We’ll run through a few scenarios to help you understand how different factors affect how much you’ll need to make to meet the requirements for this mortgage. As with any advice, it’s best to talk to a good lender, who can help you along the path of home affordability.

Income Needed for a $550,000 Mortgage


It requires a significant amount of income to pay for housing costs around the country. According to the most recent data from the U.S. Census Bureau obtained from the Federal Reserve Bank of St. Louis, the national median housing price is $420,800 in the first quarter of 2024. If you have no debt, you’ll need to make around $130,000 for the average house.

For a $550,000 mortgage loan, the amount needed is around $160,000. We arrived at this number by calculating the monthly payment on a $550,000 mortgage with a 7% APR, assuming at least a 20% down payment was already made on the purchase price to eliminate the cost of mortgage insurance. This number is just for the mortgage with taxes and insurance and assumes you have no other debt.

But if you’re a normal human being, you probably have a little debt and need to account for that in determining how much money is required to afford your $550,000 mortgage and your debt obligations. Here’s how to do that.

First-time homebuyers can
prequalify for a SoFi mortgage loan,
with as little as 3% down.


How Much Do You Need to Make to Get a $550K Mortgage?


You need to make a reliable annual income of $160,000 to $200,000 (give or take, depending on your debt level) to get a $550,000 mortgage. A few years ago, it was possible to get a $550,000 loan on a smaller income. Now, given that interest rates have risen, you need to lower your debt, increase your income and savings, and be a salary superstar to afford a $550,000 home.

What Is a Good Debt-to-Income Ratio?


A good debt-to-income ratio is as low as you can get it. Lenders favor levels below 36%, but you may be able to find a lender that allows for a debt-to-income (DTI) ratio around 45%.

What Determines How Much House You Can Afford?


How much house you can afford is determined by a number of factors. To give you a general idea of how they work together, consider the following:

Income

How much you make is the biggest factor in determining how much you can afford. But it’s also the predictability of the income that’s important to a lender. If you’re in business for yourself, but don’t have two years worth of tax returns, it’s hard to prove income, and the lender is less likely to want to lend you money.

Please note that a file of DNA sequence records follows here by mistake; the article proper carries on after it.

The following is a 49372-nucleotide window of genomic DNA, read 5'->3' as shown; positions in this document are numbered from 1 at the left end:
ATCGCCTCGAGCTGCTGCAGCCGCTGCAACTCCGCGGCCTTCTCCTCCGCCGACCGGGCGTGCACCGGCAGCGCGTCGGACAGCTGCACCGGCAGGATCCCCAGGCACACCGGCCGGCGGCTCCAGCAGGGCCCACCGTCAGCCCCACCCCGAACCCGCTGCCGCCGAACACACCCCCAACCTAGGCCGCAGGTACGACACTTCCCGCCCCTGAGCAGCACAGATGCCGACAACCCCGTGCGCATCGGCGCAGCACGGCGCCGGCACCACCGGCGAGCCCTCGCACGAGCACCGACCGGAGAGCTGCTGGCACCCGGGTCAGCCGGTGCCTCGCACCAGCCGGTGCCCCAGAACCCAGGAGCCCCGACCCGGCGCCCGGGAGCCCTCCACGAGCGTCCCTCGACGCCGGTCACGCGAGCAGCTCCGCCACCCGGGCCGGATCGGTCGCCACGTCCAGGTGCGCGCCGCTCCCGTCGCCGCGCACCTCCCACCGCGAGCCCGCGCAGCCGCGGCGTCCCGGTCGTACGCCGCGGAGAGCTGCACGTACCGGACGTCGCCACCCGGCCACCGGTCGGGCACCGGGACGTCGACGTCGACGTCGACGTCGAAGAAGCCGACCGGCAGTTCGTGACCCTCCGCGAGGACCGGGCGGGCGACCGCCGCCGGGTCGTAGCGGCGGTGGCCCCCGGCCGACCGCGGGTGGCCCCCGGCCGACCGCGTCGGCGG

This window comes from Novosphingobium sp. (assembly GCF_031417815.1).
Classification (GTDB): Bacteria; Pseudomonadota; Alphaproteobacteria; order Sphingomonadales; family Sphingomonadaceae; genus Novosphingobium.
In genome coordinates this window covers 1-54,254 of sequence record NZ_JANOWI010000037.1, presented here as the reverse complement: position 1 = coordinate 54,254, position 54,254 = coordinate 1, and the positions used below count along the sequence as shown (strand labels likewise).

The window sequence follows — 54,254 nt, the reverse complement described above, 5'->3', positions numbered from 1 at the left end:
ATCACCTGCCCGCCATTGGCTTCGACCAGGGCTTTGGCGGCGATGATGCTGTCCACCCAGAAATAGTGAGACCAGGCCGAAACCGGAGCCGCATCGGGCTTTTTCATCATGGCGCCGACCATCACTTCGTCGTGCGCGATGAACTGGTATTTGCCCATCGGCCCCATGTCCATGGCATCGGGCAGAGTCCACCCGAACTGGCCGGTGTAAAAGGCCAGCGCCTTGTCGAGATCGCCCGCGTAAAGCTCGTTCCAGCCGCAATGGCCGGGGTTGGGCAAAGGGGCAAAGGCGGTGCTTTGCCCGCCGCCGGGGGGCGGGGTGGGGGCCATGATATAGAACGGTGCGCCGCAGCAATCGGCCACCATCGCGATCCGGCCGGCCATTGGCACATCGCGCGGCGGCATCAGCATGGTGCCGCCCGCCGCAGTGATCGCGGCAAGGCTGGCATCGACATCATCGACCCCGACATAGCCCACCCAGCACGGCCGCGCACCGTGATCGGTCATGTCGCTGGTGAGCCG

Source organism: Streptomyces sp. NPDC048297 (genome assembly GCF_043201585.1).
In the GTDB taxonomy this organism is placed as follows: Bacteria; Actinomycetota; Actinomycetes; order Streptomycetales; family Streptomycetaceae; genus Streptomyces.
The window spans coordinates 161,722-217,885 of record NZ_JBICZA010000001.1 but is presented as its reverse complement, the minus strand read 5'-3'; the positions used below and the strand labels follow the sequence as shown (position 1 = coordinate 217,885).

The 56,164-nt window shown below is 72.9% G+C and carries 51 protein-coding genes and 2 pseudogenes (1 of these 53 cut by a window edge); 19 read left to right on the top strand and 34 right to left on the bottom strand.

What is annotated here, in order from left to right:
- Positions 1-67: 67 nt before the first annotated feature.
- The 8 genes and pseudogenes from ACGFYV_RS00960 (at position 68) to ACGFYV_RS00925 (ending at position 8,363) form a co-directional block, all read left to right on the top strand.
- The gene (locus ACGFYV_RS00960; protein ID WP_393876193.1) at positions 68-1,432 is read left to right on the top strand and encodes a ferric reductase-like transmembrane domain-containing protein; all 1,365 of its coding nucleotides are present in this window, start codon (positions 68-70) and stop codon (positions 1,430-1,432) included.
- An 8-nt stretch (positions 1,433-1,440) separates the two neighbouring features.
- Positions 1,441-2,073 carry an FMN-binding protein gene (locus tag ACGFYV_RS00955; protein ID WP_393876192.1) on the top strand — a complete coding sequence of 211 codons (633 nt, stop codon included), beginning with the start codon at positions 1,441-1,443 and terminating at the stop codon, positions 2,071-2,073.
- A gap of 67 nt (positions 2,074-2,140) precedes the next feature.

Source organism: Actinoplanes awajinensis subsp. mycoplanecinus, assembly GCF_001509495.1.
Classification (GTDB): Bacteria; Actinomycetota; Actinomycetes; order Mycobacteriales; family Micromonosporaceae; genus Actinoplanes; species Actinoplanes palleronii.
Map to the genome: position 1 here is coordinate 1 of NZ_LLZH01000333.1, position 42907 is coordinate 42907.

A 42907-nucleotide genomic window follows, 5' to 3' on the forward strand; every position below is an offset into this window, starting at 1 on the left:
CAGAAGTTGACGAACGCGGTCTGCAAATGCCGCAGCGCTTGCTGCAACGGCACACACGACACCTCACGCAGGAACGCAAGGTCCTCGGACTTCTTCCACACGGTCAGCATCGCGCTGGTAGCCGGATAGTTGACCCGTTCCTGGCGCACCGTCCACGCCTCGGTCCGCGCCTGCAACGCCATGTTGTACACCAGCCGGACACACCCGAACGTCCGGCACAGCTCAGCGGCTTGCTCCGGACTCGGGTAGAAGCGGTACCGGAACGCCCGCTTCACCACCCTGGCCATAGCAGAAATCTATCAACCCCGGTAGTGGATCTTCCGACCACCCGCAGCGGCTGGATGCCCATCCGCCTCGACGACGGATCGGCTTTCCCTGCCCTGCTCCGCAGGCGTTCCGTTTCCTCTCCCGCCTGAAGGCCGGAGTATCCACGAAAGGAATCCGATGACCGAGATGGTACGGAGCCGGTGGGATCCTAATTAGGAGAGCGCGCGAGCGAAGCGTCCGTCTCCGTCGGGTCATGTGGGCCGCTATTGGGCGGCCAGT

Debt

Your debt obligations take away from how much home you can afford. More debt = less money available for a house payment = lower mortgage amount.

Down Payment

If you have a larger down payment, you’ll be able to afford more house. A down payment of 20% is ideal because you can avoid a PMI payment (mortgage insurance for the lender that does nothing for you). However, if you have good credit and a good lender, you may be able to find a loan type that doesn’t require 20% down and still get a good rate. Use a mortgage calculator to see how a down payment affects your home affordability.

Loan Type

The different types of mortgage loans affect how much house you can afford, since your monthly payment will vary. For example, a 15-year mortgage will have a higher monthly payment, which means you’ll have to choose a lower-priced home. You’ll also see your home affordability change when choosing between fixed-rate and adjustable-rate, especially if you compare 5-year ARMs vs. 30-year fixed mortgages.

If you need a loan that exceeds the conforming loan limits for your area, you’re looking at a jumbo loan, which has different requirements (such as a higher credit score and down payment) that will affect home affordability.

Lender and Interest Rate

Even the lender you choose can affect home affordability. This is because lenders offer different rates and have different risk tolerances. For example, if you have a lender that’s willing to underwrite loans with a 45% DTI ratio, you’ll qualify for a larger mortgage than you would with a lender that’s only willing to accept a 36% DTI ratio. That’s one of the many reasons it’s important to shop around for a loan and a lender.

Recommended: Cost of Living by State

What Mortgage Lenders Look For


For a $550,000 mortgage, lenders will look at the following factors in making a lending decision about you.

•   Credit score: Your credit score evaluates how risky your behavior with credit is. The higher, the better. If you make your payments on time, every time, you’ll be well on your way to a great credit score.

•   Debt-to-income ratio: Debt has to be factored into the equation. Lenders want to know that you can meet your monthly obligations. If you have lower amounts of debt, you’ll likely be approved for a larger mortgage amount because you can afford the monthly payment.

•   Income: You need to make enough steady income to qualify for the loan.